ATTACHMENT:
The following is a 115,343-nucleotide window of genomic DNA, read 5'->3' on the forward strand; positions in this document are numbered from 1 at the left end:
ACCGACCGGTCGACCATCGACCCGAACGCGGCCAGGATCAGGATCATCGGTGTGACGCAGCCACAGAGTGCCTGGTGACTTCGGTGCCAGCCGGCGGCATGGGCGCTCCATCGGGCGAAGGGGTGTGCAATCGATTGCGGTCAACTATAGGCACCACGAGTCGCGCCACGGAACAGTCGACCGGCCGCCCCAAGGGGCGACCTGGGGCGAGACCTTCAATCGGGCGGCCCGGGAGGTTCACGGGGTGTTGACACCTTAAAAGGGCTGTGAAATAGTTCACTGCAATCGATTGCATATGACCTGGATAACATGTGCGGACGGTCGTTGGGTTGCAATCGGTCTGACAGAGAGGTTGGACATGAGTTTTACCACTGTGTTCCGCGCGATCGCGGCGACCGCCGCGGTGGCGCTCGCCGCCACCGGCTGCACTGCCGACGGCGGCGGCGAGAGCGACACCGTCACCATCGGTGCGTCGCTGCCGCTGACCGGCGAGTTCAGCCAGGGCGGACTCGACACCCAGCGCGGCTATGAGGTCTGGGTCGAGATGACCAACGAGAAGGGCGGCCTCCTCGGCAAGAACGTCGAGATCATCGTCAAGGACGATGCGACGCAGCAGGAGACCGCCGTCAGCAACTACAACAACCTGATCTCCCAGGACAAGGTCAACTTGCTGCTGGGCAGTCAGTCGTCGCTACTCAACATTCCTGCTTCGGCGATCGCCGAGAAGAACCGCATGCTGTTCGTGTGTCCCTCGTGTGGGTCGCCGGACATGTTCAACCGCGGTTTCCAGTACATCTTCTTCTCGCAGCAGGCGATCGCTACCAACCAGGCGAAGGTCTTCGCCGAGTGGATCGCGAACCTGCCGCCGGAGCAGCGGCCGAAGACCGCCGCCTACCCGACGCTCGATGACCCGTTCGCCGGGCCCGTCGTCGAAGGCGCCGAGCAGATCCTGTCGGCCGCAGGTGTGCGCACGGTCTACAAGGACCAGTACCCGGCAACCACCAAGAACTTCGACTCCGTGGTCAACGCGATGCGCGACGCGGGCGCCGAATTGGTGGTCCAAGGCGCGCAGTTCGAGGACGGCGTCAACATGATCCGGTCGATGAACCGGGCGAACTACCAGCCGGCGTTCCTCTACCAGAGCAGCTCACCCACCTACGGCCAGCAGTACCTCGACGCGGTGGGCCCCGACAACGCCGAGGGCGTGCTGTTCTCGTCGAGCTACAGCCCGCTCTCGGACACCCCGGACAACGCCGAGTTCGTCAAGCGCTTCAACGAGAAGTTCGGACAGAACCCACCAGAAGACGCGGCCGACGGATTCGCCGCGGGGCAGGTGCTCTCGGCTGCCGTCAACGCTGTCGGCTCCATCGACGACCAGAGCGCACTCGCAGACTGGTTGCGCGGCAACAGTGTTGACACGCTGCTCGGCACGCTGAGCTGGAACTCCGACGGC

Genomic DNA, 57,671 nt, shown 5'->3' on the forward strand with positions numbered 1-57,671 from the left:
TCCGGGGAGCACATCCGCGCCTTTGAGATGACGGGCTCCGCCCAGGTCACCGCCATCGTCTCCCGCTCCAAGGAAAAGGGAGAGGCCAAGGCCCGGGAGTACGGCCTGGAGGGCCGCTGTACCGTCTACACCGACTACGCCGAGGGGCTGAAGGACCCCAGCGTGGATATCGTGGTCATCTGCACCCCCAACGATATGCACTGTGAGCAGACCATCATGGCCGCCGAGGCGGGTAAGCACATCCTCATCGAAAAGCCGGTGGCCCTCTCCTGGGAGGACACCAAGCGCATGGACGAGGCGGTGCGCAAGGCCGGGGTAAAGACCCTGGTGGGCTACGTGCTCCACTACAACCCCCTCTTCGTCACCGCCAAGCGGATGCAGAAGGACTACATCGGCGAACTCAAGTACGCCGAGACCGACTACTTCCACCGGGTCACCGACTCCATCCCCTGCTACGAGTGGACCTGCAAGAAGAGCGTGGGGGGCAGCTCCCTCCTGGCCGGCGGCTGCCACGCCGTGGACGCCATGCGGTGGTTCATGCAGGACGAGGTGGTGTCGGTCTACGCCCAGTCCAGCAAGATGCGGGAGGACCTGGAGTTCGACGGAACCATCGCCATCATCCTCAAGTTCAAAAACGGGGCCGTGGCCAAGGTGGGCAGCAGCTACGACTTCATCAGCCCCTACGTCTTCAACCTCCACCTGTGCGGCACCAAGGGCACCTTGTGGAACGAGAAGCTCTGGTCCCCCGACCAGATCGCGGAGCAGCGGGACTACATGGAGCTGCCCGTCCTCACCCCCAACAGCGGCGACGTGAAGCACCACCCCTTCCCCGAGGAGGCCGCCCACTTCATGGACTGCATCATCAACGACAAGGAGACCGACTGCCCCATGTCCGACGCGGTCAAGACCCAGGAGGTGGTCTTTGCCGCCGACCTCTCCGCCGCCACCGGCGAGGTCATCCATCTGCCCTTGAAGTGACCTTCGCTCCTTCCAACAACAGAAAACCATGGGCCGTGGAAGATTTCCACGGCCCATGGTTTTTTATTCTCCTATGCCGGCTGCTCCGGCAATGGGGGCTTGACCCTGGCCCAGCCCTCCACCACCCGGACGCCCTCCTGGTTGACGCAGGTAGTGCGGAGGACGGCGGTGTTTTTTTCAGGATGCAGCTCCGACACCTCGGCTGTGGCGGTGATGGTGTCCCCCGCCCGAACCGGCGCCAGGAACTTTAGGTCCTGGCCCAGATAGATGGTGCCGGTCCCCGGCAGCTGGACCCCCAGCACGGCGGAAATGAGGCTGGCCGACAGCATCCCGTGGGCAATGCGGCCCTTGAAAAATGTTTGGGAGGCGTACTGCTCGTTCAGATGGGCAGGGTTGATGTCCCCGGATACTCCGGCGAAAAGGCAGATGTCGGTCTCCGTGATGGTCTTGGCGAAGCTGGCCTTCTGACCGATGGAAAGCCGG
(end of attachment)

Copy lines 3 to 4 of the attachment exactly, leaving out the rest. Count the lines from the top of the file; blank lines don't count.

Genomic DNA, 57,671 nt, shown 5'->3' on the forward strand with positions numbered 1-57,671 from the left:
TCCGGGGAGCACATCCGCGCCTTTGAGATGACGGGCTCCGCCCAGGTCACCGCCATCGTCTCCCGCTCCAAGGAAAAGGGAGAGGCCAAGGCCCGGGAGTACGGCCTGGAGGGCCGCTGTACCGTCTACACCGACTACGCCGAGGGGCTGAAGGACCCCAGCGTGGATATCGTGGTCATCTGCACCCCCAACGATATGCACTGTGAGCAGACCATCATGGCCGCCGAGGCGGGTAAGCACATCCTCATCGAAAAGCCGGTGGCCCTCTCCTGGGAGGACACCAAGCGCATGGACGAGGCGGTGCGCAAGGCCGGGGTAAAGACCCTGGTGGGCTACGTGCTCCACTACAACCCCCTCTTCGTCACCGCCAAGCGGATGCAGAAGGACTACATCGGCGAACTCAAGTACGCCGAGACCGACTACTTCCACCGGGTCACCGACTCCATCCCCTGCTACGAGTGGACCTGCAAGAAGAGCGTGGGGGGCAGCTCCCTCCTGGCCGGCGGCTGCCACGCCGTGGACGCCATGCGGTGGTTCATGCAGGACGAGGTGGTGTCGGTCTACGCCCAGTCCAGCAAGATGCGGGAGGACCTGGAGTTCGACGGAACCATCGCCATCATCCTCAAGTTCAAAAACGGGGCCGTGGCCAAGGTGGGCAGCAGCTACGACTTCATCAGCCCCTACGTCTTCAACCTCCACCTGTGCGGCACCAAGGGCACCTTGTGGAACGAGAAGCTCTGGTCCCCCGACCAGATCGCGGAGCAGCGGGACTACATGGAGCTGCCCGTCCTCACCCCCAACAGCGGCGACGTGAAGCACCACCCCTTCCCCGAGGAGGCCGCCCACTTCATGGACTGCATCATCAACGACAAGGAGACCGACTGCCCCATGTCCGACGCGGTCAAGACCCAGGAGGTGGTCTTTGCCGCCGACCTCTCCGCCGCCACCGGCGAGGTCATCCATCTGCCCTTGAAGTGACCTTCGCTCCTTCCAACAACAGAAAACCATGGGCCGTGGAAGATTTCCACGGCCCATGGTTTTTTATTCTCCTATGCCGGCTGCTCCGGCAATGGGGGCTTGACCCTGGCCCAGCCCTCCACCACCCGGACGCCCTCCTGGTTGACGCAGGTAGTGCGGAGGACGGCGGTGTTTTTTTCAGGATGCAGCTCCGACACCTCGGCTGTGGCGGTGATGGTGTCCCCCGCCCGAACCGGCGCCAGGAACTTTAGGTCCTGGCCCAGATAGATGGTGCCGGTCCCCGGCAGCTGGACCCCCAGCACGGCGGAAATGAGGCTGGCCGACAGCATCCCGTGGGCAATGCGGCCCTTGAAAAATGTTTGGGAGGCGTACTGCTCGTTCAGATGGGCAGGGTTGATGTCCCCGGATACTCCGGCGAAAAGGCAGATGTCGGTCTCCGTGATGGTCTTGGCGAAGCTGGCCTTCTGACCGATGGAAAGCCGG